The median income for a household in the borough was $35,828, and the median income for a family was $41,850. Males had a median income of $31,595 versus $21,934 for females. The per capita income for the borough was $17,723. About 6.1% of families and 10.4% of the population were below the poverty line, including 17.4% of those under age 18 and 11.1% of those age 65 or over.


  • Red Lion Area Senior High School
  • Red Lion Area Junior High School
  • Locust Grove Elementary School
  • Windsor Manor Elementary School
  • Larry J. Macaluso Elementary School
  • Mazie Gable Elementary School
  • Pleasant View Elementary School
  • Clearview Elementary School
  • North Hopewell-Winterstown Elementary School

On March 19, 2009 the Red Lion Area School Board voted 8-0 to close 2 elementary schools in the district. Chanceford and Edgar Moore elementary schools closed at the end of the 2009 school year. The students from the schools were placed in other schools throughout the district including a brand new elementary school. The new school, Larry J. Macaluso Elementary School, was completed in 2009 and is named after the Red Lion Area School District superintendent, who retired the same year.

School shooting

On April 24, 2003, at the Red Lion Junior High School in Red Lion, James Sheets killed the principal of the school, Eugene Segro, before killing himself.[2]

Local Venues

Red Lion is home to an extensive array of local underground bands and independent local artists, perhaps the most popular being Halestorm, who reached the top ten on the US Mainstream Rock charts and receives extensive local radio play.

Red Lion also had a fully functional opera house and a downtown movie theater until the mid-1960s. The opera house has since been converted to housing, and the movie theater was demolished and is now a parking lot.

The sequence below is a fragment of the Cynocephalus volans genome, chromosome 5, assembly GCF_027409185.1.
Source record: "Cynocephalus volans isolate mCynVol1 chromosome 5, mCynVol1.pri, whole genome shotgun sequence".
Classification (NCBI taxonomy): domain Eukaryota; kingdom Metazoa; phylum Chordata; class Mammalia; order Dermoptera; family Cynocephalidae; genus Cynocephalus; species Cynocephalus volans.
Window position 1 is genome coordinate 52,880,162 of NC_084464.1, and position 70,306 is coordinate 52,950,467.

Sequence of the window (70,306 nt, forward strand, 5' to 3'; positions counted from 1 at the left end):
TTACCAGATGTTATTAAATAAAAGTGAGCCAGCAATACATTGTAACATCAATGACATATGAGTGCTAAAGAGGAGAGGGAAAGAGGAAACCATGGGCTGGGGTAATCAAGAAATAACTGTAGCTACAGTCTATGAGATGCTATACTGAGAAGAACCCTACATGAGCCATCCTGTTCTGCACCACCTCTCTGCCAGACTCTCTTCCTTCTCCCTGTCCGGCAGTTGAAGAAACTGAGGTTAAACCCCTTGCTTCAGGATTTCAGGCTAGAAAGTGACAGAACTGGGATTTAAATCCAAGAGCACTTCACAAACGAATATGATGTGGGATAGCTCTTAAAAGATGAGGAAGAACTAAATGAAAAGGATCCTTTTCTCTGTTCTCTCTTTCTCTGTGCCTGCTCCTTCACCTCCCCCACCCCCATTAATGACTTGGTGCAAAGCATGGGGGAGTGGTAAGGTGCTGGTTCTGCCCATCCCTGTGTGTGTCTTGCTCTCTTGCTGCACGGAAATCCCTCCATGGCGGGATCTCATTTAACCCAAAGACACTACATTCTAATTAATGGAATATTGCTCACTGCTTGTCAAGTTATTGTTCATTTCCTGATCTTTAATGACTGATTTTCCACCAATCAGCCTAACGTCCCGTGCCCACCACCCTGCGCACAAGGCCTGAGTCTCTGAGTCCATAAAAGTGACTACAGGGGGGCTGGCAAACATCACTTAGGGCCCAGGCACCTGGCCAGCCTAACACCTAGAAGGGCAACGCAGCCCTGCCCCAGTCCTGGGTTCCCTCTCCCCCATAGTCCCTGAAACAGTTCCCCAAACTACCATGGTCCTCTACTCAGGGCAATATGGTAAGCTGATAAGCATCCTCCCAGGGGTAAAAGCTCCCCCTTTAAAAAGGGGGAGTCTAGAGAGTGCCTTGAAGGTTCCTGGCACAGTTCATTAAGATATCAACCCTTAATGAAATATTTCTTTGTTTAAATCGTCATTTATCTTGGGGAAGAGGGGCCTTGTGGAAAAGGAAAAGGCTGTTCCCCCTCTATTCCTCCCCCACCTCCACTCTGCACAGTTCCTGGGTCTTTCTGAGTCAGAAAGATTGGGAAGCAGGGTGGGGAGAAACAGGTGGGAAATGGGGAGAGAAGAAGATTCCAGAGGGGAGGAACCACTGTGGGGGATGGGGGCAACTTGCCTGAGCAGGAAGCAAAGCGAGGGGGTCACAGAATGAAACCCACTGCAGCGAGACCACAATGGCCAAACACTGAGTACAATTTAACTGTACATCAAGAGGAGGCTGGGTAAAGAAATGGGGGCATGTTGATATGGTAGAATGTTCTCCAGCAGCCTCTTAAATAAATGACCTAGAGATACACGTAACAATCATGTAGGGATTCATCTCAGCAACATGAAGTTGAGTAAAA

Red Lion Food

Red Lion supports 3 supermarkets, 32 restaurants including fast food, 3 beer stores and a state liquor store.

The Red Lion Mile

In 2007 construction began on a one mile long walking trail beginning at the Red Lion Historical Society Train Station and ending at Springwood Road. The Red Lion Mile runs along the old Maryland and Pennsylvania railway line and is 90% complete. The Red Lion Mile committee hopes to have it completed in the near future. Private and public donations keep the project going. In August 2009, a benefit music festival featuring local bands was held near the completed portion of the trail.


  1. ^ "National Register Information System". National Register of Historic Places. National Park Service. 2010-07-09. 
  2. ^ a b CNN: Red Lion Area Junior High School Shooting
  3. ^ "Census of Population and Housing". U.S. Census Bureau. Retrieved 11 December 2013. 
  4. ^ a b "American FactFinder". United States Census Bureau. Retrieved 2008-01-31. 
  5. ^ "Incorporated Places and Minor Civil Divisions Datasets: Subcounty Resident Population Estimates: April 1, 2010 to July 1, 2012". Population Estimates. U.S. Census Bureau. Retrieved 11 December 2013. 

External links

  • Red Lion Official Website